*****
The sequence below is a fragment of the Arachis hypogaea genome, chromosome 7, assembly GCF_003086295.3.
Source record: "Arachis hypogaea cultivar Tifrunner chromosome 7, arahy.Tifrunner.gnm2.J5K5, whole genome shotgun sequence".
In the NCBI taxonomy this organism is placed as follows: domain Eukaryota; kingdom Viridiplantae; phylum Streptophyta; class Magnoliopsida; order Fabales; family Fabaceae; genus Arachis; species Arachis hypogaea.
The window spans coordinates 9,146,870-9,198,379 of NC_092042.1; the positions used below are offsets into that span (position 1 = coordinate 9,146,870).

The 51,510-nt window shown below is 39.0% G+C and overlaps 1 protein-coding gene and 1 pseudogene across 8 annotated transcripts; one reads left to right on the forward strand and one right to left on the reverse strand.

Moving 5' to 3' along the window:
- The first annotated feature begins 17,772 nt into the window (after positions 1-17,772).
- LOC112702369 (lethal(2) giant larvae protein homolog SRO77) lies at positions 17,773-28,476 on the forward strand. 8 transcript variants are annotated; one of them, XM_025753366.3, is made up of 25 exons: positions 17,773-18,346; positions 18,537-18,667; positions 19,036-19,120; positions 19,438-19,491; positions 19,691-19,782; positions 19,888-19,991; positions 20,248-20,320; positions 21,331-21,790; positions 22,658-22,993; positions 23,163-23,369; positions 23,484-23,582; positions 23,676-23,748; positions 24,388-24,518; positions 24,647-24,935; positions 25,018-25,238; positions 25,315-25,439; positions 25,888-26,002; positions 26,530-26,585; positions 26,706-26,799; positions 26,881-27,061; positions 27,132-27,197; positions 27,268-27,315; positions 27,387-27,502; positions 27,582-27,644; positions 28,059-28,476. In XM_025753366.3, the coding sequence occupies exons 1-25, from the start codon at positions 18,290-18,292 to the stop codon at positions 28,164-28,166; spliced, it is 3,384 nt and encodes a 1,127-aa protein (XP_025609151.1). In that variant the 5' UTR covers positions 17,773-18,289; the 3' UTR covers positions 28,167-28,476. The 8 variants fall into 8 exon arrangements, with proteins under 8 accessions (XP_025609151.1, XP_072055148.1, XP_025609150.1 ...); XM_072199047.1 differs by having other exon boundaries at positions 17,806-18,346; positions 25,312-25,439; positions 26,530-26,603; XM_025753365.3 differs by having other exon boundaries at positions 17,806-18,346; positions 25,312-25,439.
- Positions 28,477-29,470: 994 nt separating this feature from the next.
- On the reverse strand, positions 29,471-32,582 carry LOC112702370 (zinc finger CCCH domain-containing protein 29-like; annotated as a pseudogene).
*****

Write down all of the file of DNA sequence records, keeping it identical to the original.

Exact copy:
The sequence below is a fragment of the Arachis hypogaea genome, chromosome 7, assembly GCF_003086295.3.
Source record: "Arachis hypogaea cultivar Tifrunner chromosome 7, arahy.Tifrunner.gnm2.J5K5, whole genome shotgun sequence".
In the NCBI taxonomy this organism is placed as follows: domain Eukaryota; kingdom Viridiplantae; phylum Streptophyta; class Magnoliopsida; order Fabales; family Fabaceae; genus Arachis; species Arachis hypogaea.
The window spans coordinates 9,146,870-9,198,379 of NC_092042.1; the positions used below are offsets into that span (position 1 = coordinate 9,146,870).

The 51,510-nt window shown below is 39.0% G+C and overlaps 1 protein-coding gene and 1 pseudogene across 8 annotated transcripts; one reads left to right on the forward strand and one right to left on the reverse strand.

Moving 5' to 3' along the window:
- The first annotated feature begins 17,772 nt into the window (after positions 1-17,772).
- LOC112702369 (lethal(2) giant larvae protein homolog SRO77) lies at positions 17,773-28,476 on the forward strand. 8 transcript variants are annotated; one of them, XM_025753366.3, is made up of 25 exons: positions 17,773-18,346; positions 18,537-18,667; positions 19,036-19,120; positions 19,438-19,491; positions 19,691-19,782; positions 19,888-19,991; positions 20,248-20,320; positions 21,331-21,790; positions 22,658-22,993; positions 23,163-23,369; positions 23,484-23,582; positions 23,676-23,748; positions 24,388-24,518; positions 24,647-24,935; positions 25,018-25,238; positions 25,315-25,439; positions 25,888-26,002; positions 26,530-26,585; positions 26,706-26,799; positions 26,881-27,061; positions 27,132-27,197; positions 27,268-27,315; positions 27,387-27,502; positions 27,582-27,644; positions 28,059-28,476. In XM_025753366.3, the coding sequence occupies exons 1-25, from the start codon at positions 18,290-18,292 to the stop codon at positions 28,164-28,166; spliced, it is 3,384 nt and encodes a 1,127-aa protein (XP_025609151.1). In that variant the 5' UTR covers positions 17,773-18,289; the 3' UTR covers positions 28,167-28,476. The 8 variants fall into 8 exon arrangements, with proteins under 8 accessions (XP_025609151.1, XP_072055148.1, XP_025609150.1 ...); XM_072199047.1 differs by having other exon boundaries at positions 17,806-18,346; positions 25,312-25,439; positions 26,530-26,603; XM_025753365.3 differs by having other exon boundaries at positions 17,806-18,346; positions 25,312-25,439.
- Positions 28,477-29,470: 994 nt separating this feature from the next.
- On the reverse strand, positions 29,471-32,582 carry LOC112702370 (zinc finger CCCH domain-containing protein 29-like; annotated as a pseudogene).